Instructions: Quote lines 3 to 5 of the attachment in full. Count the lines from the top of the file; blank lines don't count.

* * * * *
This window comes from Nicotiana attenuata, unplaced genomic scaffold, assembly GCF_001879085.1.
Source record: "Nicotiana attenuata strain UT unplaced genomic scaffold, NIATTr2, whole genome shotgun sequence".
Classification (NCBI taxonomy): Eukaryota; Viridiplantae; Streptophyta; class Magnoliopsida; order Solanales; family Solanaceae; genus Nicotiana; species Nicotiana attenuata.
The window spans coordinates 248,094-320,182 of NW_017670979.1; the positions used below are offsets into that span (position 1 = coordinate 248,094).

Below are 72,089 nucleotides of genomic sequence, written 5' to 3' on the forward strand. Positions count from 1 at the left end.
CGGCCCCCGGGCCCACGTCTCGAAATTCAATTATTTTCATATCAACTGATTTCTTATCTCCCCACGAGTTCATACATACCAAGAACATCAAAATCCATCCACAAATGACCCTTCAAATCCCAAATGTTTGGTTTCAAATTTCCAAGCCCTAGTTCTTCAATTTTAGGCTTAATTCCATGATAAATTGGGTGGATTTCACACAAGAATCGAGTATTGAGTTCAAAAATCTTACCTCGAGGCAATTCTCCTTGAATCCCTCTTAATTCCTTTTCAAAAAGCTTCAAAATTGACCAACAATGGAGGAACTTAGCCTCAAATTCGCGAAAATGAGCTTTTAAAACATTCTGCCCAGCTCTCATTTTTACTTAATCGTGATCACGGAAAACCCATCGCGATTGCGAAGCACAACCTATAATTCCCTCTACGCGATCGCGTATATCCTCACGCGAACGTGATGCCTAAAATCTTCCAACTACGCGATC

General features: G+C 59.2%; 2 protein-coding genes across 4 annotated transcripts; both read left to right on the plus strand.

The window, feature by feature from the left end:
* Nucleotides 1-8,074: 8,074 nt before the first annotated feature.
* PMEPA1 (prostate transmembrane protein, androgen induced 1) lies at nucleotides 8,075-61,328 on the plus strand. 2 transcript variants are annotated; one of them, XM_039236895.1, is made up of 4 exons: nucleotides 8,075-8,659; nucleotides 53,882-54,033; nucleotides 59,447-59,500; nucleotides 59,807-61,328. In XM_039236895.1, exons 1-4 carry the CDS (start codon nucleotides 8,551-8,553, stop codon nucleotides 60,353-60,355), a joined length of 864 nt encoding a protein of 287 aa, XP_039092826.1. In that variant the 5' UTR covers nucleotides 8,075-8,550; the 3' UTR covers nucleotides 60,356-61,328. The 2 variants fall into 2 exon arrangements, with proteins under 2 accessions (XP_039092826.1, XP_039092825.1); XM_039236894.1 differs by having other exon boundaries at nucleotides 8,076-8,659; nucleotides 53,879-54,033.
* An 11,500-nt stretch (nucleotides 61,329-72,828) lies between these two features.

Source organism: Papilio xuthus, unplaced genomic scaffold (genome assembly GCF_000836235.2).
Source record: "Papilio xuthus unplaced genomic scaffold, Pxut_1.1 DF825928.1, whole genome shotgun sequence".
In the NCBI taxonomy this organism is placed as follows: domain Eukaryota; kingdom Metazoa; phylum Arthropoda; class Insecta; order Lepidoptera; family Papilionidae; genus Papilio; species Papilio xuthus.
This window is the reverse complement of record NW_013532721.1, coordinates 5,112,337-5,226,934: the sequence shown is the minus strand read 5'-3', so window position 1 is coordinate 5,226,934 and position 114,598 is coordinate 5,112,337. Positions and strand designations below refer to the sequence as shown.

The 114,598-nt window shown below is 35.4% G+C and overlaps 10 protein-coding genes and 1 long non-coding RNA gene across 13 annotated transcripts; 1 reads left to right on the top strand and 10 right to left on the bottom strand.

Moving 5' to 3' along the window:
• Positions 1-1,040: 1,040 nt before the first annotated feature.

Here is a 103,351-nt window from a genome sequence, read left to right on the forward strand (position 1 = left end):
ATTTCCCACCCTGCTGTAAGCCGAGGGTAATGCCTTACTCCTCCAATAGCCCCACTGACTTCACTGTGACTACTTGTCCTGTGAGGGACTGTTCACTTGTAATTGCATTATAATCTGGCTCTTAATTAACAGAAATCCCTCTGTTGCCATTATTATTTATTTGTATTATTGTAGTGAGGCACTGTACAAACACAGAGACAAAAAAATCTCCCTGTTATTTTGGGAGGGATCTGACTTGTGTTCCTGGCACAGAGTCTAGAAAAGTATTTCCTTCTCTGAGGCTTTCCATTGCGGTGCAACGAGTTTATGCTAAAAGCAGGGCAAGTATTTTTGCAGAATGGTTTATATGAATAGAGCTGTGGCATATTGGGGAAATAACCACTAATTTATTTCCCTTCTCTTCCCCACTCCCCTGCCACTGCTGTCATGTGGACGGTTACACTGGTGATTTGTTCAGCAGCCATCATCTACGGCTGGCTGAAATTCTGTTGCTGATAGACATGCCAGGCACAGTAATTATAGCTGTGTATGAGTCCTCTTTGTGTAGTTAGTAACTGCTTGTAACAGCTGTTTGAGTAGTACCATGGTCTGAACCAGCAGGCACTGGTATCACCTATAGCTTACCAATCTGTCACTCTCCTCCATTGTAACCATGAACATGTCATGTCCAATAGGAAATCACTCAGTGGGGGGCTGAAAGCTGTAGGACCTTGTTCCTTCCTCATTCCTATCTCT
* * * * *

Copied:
Classification (NCBI taxonomy): Eukaryota; Viridiplantae; Streptophyta; class Magnoliopsida; order Solanales; family Solanaceae; genus Nicotiana; species Nicotiana attenuata.
The window spans coordinates 248,094-320,182 of NW_017670979.1; the positions used below are offsets into that span (position 1 = coordinate 248,094).

Below are 72,089 nucleotides of genomic sequence, written 5' to 3' on the forward strand. Positions count from 1 at the left end.